The latest and greatest is not always the best.  Take into consideration that computer hardware evolves nearly as fast as the programs that run on it.  If your PC is more than a few years old and was not on the cutting edge of performance when you bought it, consider replacing it before or at the same time you upgrade the software to avoid performance issues.

Spring Sale Continues

On Lace Dreams Sophia and Anastasia dress patterns with lace yokes and hems. Only $19.95

Colonial Floral Quilts

Colonial Floral Quilts is a new collection of 7 designs each set into a 4x4 block outline to aid you in sewing them together into quilt tops.

The block outline sews last so is optional should you prefer to sew the designs onto other projects.

The collection includes 4 primary designs, plus 1 corner, 1 border, and a single. All fit the 4x4 (100X100mm) hoop

The last color change of each design is a 4x4 block outline.

After removing the design from the hoop, use your rotary cutter/ruler and mat to trim the block 1/4” outside the outline.

Make all the blocks needed for your project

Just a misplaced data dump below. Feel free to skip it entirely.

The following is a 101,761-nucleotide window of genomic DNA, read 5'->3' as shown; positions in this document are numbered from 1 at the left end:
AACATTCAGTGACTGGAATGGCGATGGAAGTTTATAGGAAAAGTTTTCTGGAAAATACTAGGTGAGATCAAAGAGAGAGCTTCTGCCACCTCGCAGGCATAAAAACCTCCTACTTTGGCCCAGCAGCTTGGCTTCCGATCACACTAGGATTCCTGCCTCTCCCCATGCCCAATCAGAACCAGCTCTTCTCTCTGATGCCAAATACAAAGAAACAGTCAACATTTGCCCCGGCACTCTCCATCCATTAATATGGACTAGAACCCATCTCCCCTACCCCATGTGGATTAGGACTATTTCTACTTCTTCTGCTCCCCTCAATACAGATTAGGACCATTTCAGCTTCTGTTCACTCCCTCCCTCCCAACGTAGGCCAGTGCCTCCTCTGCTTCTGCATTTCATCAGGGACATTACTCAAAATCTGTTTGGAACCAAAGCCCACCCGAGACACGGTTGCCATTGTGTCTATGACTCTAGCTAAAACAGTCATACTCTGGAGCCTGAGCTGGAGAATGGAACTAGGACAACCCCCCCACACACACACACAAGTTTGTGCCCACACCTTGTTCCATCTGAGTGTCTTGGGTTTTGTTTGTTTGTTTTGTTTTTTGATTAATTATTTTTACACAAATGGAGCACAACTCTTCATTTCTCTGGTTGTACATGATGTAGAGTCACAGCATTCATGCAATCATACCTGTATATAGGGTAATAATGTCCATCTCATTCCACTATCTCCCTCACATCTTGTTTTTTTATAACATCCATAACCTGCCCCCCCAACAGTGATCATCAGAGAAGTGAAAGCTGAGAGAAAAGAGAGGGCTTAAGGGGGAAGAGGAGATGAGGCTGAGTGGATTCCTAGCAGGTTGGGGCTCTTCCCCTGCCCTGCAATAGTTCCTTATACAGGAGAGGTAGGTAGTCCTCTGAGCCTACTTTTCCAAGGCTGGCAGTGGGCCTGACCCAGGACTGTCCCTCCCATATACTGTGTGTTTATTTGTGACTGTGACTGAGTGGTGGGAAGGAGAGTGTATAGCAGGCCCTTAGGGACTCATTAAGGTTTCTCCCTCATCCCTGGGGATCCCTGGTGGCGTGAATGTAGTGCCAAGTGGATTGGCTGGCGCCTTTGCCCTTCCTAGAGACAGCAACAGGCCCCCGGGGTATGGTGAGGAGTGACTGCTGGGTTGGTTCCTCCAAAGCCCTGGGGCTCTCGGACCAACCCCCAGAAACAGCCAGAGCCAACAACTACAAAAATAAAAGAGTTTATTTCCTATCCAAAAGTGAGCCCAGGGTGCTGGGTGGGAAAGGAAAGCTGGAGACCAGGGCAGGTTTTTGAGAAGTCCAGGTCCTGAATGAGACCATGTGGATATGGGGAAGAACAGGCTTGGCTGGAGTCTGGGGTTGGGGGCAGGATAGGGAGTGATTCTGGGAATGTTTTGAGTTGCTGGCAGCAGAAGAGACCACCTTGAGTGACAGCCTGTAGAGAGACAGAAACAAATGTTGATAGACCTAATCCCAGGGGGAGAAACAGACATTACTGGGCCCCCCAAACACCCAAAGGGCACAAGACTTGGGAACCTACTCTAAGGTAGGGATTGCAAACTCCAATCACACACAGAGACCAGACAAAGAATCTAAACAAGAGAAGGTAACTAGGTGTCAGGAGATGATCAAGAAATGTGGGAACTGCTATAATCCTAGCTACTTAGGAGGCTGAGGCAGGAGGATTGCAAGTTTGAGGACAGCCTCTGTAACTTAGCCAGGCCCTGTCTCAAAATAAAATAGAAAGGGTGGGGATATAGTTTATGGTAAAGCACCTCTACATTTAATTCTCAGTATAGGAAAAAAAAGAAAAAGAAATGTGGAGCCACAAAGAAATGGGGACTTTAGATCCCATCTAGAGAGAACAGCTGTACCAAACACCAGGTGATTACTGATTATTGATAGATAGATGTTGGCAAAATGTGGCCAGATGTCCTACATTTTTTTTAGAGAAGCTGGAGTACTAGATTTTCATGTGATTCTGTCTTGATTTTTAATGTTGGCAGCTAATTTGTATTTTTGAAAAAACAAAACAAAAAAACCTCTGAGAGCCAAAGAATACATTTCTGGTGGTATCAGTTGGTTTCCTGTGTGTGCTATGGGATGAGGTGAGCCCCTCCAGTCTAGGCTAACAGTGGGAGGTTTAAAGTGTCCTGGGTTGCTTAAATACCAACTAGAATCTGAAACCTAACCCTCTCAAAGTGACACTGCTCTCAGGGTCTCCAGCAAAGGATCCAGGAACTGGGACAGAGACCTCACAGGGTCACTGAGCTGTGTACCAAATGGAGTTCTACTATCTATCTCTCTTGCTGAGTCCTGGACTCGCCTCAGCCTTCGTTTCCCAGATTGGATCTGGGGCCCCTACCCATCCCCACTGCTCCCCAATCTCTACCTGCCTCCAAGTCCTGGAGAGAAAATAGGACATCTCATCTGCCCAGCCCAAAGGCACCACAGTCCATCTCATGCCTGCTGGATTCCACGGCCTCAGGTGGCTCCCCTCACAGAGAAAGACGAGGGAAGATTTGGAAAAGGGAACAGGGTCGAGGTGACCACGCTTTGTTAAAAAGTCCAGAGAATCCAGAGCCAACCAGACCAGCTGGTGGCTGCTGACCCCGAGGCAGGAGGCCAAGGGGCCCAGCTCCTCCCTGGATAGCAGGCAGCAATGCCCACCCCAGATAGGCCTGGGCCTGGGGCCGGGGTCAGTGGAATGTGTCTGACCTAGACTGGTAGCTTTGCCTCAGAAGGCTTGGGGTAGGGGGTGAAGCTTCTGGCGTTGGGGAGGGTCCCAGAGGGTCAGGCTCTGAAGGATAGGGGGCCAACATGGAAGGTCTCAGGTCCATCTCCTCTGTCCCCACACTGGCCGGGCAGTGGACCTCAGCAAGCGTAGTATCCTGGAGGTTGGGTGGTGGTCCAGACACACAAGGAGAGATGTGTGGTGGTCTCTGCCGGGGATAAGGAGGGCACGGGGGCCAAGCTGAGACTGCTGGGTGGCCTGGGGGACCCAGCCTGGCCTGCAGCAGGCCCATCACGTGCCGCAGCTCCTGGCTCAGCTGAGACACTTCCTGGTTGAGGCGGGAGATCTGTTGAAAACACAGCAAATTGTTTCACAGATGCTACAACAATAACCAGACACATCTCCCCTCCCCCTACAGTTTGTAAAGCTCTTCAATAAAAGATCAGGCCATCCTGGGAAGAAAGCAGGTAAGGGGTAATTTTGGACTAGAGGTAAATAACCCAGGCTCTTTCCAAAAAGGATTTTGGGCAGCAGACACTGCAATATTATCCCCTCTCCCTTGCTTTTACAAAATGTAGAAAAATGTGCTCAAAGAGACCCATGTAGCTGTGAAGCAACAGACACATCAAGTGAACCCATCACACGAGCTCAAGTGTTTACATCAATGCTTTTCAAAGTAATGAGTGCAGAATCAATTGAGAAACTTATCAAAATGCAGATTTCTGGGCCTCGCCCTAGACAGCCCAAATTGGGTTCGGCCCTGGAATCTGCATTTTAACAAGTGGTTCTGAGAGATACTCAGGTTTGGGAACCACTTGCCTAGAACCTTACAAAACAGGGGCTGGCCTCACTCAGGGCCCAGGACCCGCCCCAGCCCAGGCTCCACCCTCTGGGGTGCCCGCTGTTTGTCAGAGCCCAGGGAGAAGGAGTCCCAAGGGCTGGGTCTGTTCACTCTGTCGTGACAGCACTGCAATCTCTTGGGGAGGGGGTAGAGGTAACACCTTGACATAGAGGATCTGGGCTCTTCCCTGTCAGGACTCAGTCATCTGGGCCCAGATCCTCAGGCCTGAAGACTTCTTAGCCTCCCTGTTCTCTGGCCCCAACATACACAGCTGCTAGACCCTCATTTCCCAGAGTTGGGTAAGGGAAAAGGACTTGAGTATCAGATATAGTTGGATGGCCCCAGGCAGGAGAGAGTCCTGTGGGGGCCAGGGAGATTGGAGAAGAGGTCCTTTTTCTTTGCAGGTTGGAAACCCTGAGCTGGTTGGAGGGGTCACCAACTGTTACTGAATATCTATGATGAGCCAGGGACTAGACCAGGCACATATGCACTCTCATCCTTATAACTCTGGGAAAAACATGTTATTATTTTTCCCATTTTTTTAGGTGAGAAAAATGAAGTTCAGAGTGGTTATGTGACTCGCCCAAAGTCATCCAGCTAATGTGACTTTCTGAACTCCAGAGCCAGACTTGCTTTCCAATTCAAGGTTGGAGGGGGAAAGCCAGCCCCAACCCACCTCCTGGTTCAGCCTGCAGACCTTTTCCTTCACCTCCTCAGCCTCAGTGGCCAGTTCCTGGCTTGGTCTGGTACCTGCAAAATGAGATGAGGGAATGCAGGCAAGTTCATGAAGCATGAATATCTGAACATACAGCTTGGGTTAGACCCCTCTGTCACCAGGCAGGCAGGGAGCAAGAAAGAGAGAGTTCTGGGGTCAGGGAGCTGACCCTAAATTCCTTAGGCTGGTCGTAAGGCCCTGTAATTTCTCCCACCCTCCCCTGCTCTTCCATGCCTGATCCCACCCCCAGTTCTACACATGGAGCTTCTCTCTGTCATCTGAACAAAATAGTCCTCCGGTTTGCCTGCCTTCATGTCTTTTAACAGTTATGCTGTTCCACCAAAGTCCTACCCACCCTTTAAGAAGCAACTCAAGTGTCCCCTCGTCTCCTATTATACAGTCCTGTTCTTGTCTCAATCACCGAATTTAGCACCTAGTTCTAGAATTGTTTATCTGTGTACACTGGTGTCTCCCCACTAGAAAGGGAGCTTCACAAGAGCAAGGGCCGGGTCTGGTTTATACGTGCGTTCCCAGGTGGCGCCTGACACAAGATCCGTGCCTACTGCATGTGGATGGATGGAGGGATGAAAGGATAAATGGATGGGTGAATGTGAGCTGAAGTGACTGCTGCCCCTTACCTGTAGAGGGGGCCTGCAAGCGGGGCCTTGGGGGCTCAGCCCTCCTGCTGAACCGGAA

Arrange blocks as desired.

Sew 2 blocks together at a time. With right sides together align the stitched outlines, pin, and sew together. Sew onto or just inside of the stitched outline.

Press seams open. (Don’t press the embroidery.)

Sew the block pairs together into rows.

Sew the rows together into the final layout.

Use the Quilt layouts shown or create your own.

Horizontal Layout

This quilt layout has 49  4” floral blocks

Extra Extra

 Mettler Cotton 60 wt silk finish thread is available in large spools sold at a discount.  This cotton thread has a lovely sheen and doesn’t produce alot of lint in the bobbin area like other cotton threads. This is the thread you want to use for your lace. Only $5.49 US for 875yd spool